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Schaer, Mazzeo, Lagana, Benson, Quijano & Sumter Bill to Help Cover Costs for Nursing Homes When Medicaid Drags its Feet Continues Moving Forward

(TRENTON) – Assembly approved legislation sponsored by Assembly Democrats Gary Schaer, Vincent Mazzeo, Joseph Lagana, Dan Benson, Annette Quijano and Shavonda Sumter to help seniors and other vulnerable residents receive the specialized care they need from nursing homes when the Medicaid application approval process is delayed continues to move forward.
The bill was approved by the Assembly in March and advanced Tuesday by the Senate Budget and Appropriations Committee.
Designated the “Uncompensated Pending Medicaid Beneficiary Payment Relief Act,” the bill (A-3928), would provide payments to nursing homes for residents who have applied for Medicaid but whose eligibility has not been determined more than 90 days after the initial application.
“We are seeing significant and unwarranted delays in the application process for Medicaid and other benefits, which is creating a real problem for residents who need this assistance the most, as well as the facilities which are required to treat them,” said Schaer (D-Bergen/Passaic). “We need to do a much better job of processing these applications more efficiently. Until then, this bill will help ensure that our most vulnerable populations receive the services they need.”
“Anyone who has ever dealt with Medicaid knows how time-consuming and frustrating the process can be, especially if you’re trying to secure benefits on behalf of an ailing loved one,” said Mazzeo (D-Atlantic). “Families can often get saddled with bills while the application process drags out. This will help aging and ailing residents get the care they need at a facility designed for their needs while eliminating stress and hefty bills.”
“The need of these residents doesn’t stop while Medicaid determines whether or not they are eligible for assistance,” said Lagana (D-Bergen/Passaic). “This bill would allow for the continuation of services to seniors and other residents in need, while their Medicaid applications are processed.”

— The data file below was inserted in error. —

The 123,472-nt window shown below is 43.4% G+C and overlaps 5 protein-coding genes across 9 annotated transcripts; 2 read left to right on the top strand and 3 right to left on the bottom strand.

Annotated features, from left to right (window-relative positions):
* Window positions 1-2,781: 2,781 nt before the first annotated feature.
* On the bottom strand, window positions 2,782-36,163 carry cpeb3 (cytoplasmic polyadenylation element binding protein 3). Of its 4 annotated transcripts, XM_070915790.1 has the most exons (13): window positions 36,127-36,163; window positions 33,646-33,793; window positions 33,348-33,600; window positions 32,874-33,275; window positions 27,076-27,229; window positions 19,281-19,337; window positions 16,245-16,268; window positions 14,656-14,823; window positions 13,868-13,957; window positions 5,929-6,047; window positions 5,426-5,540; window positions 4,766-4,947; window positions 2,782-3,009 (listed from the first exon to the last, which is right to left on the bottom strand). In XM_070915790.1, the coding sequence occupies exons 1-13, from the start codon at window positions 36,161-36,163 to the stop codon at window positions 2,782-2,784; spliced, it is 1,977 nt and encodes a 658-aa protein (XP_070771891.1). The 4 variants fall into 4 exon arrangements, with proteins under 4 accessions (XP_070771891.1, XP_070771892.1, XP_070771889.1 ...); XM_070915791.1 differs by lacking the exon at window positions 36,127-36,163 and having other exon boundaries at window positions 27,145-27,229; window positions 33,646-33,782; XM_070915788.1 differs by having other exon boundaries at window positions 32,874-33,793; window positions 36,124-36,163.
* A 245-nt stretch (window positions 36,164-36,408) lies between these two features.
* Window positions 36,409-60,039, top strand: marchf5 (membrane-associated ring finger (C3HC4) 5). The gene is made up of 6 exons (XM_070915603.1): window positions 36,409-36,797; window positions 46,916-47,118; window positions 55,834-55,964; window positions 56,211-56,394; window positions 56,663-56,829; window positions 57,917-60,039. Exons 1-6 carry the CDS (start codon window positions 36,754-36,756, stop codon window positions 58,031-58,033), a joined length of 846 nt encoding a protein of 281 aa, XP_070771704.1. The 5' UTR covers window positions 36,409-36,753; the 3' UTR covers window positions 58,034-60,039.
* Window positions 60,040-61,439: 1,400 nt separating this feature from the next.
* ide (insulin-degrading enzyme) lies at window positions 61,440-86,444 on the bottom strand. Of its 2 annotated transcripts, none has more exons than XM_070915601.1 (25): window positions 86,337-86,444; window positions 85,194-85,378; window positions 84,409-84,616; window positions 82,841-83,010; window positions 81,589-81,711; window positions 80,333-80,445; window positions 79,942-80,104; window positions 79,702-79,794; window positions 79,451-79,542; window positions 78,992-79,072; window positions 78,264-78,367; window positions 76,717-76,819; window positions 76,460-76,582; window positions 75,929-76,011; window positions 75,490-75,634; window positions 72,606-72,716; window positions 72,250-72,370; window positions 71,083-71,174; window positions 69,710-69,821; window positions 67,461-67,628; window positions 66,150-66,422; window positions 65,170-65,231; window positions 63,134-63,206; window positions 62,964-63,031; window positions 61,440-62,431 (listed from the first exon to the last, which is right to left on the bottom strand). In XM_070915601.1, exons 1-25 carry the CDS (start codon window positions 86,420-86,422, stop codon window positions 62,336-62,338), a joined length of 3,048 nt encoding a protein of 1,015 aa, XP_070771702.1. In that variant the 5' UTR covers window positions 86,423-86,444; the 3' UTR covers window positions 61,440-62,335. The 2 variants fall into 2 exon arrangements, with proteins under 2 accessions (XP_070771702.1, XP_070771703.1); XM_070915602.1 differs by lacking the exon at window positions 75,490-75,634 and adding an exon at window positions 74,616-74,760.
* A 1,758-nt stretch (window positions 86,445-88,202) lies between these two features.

Specifically, the bill requires the state Department of Human Services to make advance payments to a nursing facility, at the facility’s request, whenever the facility is providing uncompensated services to one or more residents whose eligibility for Medicaid has not been determined more than ninety days after an application has been filed.
Any such advance payment would not exceed fifty percent of the estimated amount due for the uncompensated services.
No later than 30 days after a Medicaid application is granted and payment has been made to the facility, or after any such application has been denied, the department would be required to provide reimbursement for any balance due to the facility; or recover any advance payments made on behalf of an applicant deemed ineligible for Medicaid by reducing any payments due to the facility.
“Navigating the Medicaid system can be trying,” said Benson (D-Mercer/Middlesex). “People who require specialized care should not have to forgo these services because of bureaucratic delays. This can help provide residents the services they need while they wait for a response from Medicaid.”
“Ideally, the application process would be more efficient, but that’s not the case,” said Quijano (D-Union). “Residents who require these services, and their families – who may be stuck footing the bill while they wait for Medicaid to review their applications – should not be punished for that.”
“We would absolutely like to see Medicaid applications reviewed and processed more quickly for residents,” Sumter (D-Bergen, Passaic). “Until that happens, residents should not have to wait or pay out of pocket for medical care if they have already applied for Medicaid.”